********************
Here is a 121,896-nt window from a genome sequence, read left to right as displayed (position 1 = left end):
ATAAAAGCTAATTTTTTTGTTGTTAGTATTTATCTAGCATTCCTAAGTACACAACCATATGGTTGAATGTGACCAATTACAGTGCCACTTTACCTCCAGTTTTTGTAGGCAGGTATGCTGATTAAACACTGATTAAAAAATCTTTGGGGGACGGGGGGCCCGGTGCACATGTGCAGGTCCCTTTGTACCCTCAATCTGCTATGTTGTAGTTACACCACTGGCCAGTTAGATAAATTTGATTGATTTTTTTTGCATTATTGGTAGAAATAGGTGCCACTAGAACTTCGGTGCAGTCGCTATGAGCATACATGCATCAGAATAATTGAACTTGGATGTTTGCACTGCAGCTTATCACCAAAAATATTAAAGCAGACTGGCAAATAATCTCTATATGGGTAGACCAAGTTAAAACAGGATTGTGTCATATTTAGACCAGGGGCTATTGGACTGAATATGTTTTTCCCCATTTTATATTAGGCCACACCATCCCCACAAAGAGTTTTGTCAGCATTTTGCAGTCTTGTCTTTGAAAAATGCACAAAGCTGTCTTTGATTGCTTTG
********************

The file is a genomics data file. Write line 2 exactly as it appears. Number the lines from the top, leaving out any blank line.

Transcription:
ATAAAAGCTAATTTTTTTGTTGTTAGTATTTATCTAGCATTCCTAAGTACACAACCATATGGTTGAATGTGACCAATTACAGTGCCACTTTACCTCCAGTTTTTGTAGGCAGGTATGCTGATTAAACACTGATTAAAAAATCTTTGGGGGACGGGGGGCCCGGTGCACATGTGCAGGTCCCTTTGTACCCTCAATCTGCTATGTTGTAGTTACACCACTGGCCAGTTAGATAAATTTGATTGATTTTTTTTGCATTATTGGTAGAAATAGGTGCCACTAGAACTTCGGTGCAGTCGCTATGAGCATACATGCATCAGAATAATTGAACTTGGATGTTTGCACTGCAGCTTATCACCAAAAATATTAAAGCAGACTGGCAAATAATCTCTATATGGGTAGACCAAGTTAAAACAGGATTGTGTCATATTTAGACCAGGGGCTATTGGACTGAATATGTTTTTCCCCATTTTATATTAGGCCACACCATCCCCACAAAGAGTTTTGTCAGCATTTTGCAGTCTTGTCTTTGAAAAATGCACAAAGCTGTCTTTGATTGCTTTG